Go-live and Catch Up

When the data is taken from thelegacy system, there is a delay while the conversion processes are run to importit into the new system. Once the data has been transferred, testing should becarried out to ensure that data conversion has been carried out correctly. Thiswill involve testing specific transactions between the legacy and new system,and also reconciling control lists. After the firm is satisfied that the dataconverted is complete, the system can be released to a limited number of usersto start catch-up.
Depending on how much data is being transferred and the complexityof the legacy and new system, the delay between taking the data cut andconversion completion can be up to two weeks. During this time there will besome data being input into the legacy system – at the minimum it is essentialto input client fund information to ensure SAR compliance. Once the system hasbeen released, the first step is to input into the new system all thetransactions that have already been input into the legacy system. These must beinput in a planned manner so that any differences between the legacy system andnew system can be identified and if necessary corrected, on the new system.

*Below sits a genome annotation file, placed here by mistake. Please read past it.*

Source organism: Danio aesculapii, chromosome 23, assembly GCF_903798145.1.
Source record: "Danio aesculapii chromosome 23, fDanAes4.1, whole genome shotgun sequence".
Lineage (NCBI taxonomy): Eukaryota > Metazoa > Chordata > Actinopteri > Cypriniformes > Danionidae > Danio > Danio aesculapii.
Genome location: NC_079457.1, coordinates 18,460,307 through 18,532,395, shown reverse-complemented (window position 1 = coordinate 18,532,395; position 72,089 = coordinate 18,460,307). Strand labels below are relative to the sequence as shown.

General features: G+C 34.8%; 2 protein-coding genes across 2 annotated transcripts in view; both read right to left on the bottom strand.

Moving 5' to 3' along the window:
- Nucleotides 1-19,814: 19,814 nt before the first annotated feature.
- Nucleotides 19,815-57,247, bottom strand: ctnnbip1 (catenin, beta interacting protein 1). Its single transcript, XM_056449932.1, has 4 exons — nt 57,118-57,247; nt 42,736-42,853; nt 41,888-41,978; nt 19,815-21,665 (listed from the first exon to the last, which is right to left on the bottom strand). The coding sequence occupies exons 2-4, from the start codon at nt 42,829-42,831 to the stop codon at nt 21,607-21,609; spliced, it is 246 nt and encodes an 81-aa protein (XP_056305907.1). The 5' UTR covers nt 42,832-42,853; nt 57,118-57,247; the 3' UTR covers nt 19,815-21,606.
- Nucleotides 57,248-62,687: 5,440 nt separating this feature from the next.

When catch-up has been completed,the firm can either switch off the legacy system and continue solely with thenew PMS, or run in parallel. While parallel running gives reassurance that thenew system is working correctly, it will almost certainly create resourceissues, as all transactions have to be input twice.
The period of catch-up will invariably create resource problems forthe finance function as two systems are being run simultaneously, with periodicreconciliation being made between them. It is advisable to put a moratorium onholidays for at least catch-up and the first weeks of go-live once the dateshave been identified.
After go-live firms generally go through a period of system supportwhen staff are adjusting to the demands of the new system but implementationshould really be considered only the first stage in putting in a new system.Once the system is up and running the firm should plan the next stages indeveloping the system so that functionality can be maintained and built upon.